Consider getting a Soda Stream water carbonator. No, I’m not paid by them, nor do I have shares in the company. It’s just a really good idea. Coffee with sugar and cream in it, fruit juice, lattes and sodas, all have calories that we forget to count, and come with other negative health effects. Instead, Soda Stream will help you drink more calorie-less plain seltzer water with ice, or lightly flavored with a touch of lemon, lime, grape juice, etc. without having to lug containers, bottles, or cans back and forth from the store. And you get the beneficial refreshing effects of water.

Set a timer to go off once an hour to take a break. So many of us are as focused as we are sedentary, even eating our lunch at desk or table. The New York Times published an interesting article in the October 17 2012 edition, entitled, “Get up. Get out. Don’t sit.” It presents two recent research studies which prove sitting for hours at the computer is extremely unhealthy for us! [ii] Every hour, when your timer dings, get up, run up and down the stairs, or do a few minutes with the jump-rope. Even do ten pushups and ten sit ups, if this doesn’t leave you in a sweaty heap. It is the movement, the increase to your circulation and metabolism that we are after here. Some blood to the brain. Refresh and recharge and feel better.

These are just a few ways to accentuate the positive, focusing on the things to actually do rather than not do, to charge yourself up and trim yourself down. Whether you’re working from home temporarily, or it’s a more long-term lifestyle choice, make sure you get yourself in a productive work mindset, get dressed, put on some music, keep moving and refresh your brain at least once an hour.

As for those baggy pants, tell your insurance company they’re just for sleeping – which you try to do for at least 7 hours! All the better to preserve and protect your middle-aged mind!

 


[i]http://www.slate.com/articles/technology/future_tense/2012/12/telecommuting_may_be_terrible_for_your_work_life_balance.html

Working at Home over 40 – Fast Track to Middle-Aged Wasteland?

gray haird woman computerWorking from home, on your home, or partial telecommuting?  With each passing year I meet more and more people who work from home for a variety of reasons, and despite what might seem like oceans of free time or an infinite flexibility in managing one’s own time, the reality is often the exact opposite.  And, what often suffers in all the time constraints is one’s own physical and emotional health.  Even if your home-based reality is for the most part a pleasant one, there are going to be days when all you want to do is pull on the sweatpants, slash open the potato chips, and giggle through a marathon of Modern Family reruns!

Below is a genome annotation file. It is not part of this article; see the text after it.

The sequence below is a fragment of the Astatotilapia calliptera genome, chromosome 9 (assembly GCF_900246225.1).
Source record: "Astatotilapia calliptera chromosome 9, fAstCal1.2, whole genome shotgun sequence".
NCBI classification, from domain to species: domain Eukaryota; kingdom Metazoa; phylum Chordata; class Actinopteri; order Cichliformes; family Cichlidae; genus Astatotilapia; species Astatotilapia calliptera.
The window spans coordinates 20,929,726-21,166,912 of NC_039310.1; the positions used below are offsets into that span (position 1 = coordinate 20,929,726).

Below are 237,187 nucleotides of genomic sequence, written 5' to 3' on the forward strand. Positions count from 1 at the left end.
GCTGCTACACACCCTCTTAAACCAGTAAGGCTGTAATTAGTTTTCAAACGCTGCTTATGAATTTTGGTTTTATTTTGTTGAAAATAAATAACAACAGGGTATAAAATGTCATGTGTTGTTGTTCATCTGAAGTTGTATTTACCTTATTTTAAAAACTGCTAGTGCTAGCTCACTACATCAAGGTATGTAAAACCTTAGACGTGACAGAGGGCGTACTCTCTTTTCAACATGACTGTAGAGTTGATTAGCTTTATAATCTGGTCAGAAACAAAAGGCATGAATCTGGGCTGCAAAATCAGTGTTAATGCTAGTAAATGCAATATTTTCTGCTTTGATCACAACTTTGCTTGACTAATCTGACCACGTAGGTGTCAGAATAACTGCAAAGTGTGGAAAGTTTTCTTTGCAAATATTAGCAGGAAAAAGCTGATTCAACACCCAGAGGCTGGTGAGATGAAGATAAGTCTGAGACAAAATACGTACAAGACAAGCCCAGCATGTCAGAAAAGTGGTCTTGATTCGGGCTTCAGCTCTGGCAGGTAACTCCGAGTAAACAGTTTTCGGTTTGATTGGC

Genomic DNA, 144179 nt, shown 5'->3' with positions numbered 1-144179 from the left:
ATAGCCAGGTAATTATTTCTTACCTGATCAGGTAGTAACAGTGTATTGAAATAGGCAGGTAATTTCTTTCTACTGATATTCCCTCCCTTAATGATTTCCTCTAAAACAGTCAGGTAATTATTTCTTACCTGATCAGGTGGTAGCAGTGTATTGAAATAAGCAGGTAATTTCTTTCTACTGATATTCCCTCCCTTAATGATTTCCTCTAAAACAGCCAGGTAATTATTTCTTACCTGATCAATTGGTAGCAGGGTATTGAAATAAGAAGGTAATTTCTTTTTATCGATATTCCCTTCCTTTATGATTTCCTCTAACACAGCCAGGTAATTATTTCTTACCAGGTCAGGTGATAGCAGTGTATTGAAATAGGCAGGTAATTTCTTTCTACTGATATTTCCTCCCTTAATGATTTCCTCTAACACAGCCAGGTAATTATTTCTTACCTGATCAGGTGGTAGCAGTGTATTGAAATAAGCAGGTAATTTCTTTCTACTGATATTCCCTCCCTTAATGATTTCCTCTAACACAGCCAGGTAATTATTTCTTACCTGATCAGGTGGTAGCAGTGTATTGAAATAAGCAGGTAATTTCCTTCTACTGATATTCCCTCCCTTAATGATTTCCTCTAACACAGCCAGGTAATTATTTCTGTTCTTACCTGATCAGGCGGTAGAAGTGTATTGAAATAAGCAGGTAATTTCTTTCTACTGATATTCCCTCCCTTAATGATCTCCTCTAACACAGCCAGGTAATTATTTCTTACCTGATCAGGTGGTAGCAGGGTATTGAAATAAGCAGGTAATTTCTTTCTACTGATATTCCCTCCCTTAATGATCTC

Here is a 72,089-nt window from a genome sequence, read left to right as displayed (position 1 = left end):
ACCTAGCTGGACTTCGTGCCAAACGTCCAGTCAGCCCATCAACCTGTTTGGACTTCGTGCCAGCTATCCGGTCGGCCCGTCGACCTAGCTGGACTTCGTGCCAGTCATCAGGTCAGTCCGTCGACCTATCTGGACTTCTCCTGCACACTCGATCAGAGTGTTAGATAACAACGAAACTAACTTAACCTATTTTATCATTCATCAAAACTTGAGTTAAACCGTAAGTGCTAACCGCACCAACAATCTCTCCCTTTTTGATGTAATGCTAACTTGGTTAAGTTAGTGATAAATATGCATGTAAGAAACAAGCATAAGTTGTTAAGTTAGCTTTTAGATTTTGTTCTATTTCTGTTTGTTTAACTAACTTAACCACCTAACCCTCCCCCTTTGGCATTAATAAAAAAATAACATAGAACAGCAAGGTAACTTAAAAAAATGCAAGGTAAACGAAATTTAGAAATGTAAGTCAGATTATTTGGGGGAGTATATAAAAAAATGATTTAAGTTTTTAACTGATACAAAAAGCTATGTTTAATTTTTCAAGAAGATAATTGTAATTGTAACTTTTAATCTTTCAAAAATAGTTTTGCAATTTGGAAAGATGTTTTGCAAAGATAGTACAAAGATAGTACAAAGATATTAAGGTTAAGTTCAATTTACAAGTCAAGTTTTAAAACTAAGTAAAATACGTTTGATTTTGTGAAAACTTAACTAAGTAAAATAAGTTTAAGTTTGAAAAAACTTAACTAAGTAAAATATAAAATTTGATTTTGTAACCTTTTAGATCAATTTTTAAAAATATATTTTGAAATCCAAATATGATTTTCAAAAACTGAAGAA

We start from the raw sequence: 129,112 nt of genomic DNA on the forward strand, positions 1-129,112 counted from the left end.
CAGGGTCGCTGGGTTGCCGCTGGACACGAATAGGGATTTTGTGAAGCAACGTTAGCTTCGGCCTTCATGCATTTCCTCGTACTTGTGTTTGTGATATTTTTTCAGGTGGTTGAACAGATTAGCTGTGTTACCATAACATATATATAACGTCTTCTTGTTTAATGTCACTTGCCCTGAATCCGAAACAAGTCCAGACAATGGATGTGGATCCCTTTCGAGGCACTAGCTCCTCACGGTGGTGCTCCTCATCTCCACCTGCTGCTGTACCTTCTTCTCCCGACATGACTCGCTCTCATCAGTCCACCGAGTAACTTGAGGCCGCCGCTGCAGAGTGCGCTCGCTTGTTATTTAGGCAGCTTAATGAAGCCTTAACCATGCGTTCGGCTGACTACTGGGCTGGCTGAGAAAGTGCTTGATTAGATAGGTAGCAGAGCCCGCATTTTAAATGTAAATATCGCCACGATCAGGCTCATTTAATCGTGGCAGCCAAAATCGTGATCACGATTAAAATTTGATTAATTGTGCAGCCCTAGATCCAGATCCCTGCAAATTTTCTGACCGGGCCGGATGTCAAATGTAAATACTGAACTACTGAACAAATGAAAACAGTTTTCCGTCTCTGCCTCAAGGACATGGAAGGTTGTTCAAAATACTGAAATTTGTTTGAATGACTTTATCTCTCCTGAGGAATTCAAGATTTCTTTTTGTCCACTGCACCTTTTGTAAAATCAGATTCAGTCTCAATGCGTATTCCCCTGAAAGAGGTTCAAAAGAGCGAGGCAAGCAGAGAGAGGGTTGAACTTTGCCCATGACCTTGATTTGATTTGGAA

Not only is the middle-aged mind a terrible thing to waste, but your mind is a muscle that needs rebooting all the time! So, let’s accentuate the positive in looking at why women over 40 are working from home and how to make the environment more conducive to physical and psychological health.    There are many productive and positive reasons women over 40 work at home, and many ways to offset the challenges that come with being “marooned” in a home office.  Here are just a few:

Some women are working in their own businesses, or working with employers whose business models enable working from home, whether it’s full-time at home or flex-time.   If you don’t have to report to an office even part of the time, that’s all the more reason to get out to breakfast, lunch or drinks with colleagues or other people in your industry.   

Many women are working on their homes, or inside their homes, in some way while also earning a living.  Working on a home could mean prepping for a sale, or downsizing and the clearing out that comes with both those transitions.  Or, it could involve taking care of children and elderly parents – many boomers are doing both while also working full time.  I had my own share of that all last year when my husband and I were trying to sell the lovely 200-year old Colonial we loved but had outgrown, and I had to commute back and forth from the north Jersey suburbs to our new home in Manhattan, where I also worked.      

During really hectic times in your life, push yourself to carve out time just for you.  I force myself to a gym several mornings a week, setting the alarm for 5AM, or go for a brisk walk while it’s still really early, just so that I don’t spend my entire day doing something for someone else.   

Some women are working at home only until they land a new position in an office, a situation that makes it all the more important to be in “work-style mindset.”   Job-hunters are the women I empathize with the most, because their identities are about work (work clothes, work habits, work skills), and they can’t predict how long the job search might be.  Prepping or waiting for calls or emails about leads, decisions and other search issues often happens at home for some women.    And, those are the days when it takes Herculean effort to bound out of bed, get to the gym, or outdoors.  For sure, those are the days when you have to get out of the sweatpants and plan on healthful foods that will make you actually feel good, and schedule meetings outside your home.  Better than hanging out at home or your local coffee shop consuming high-fat, high-salt or sugary comfort foods.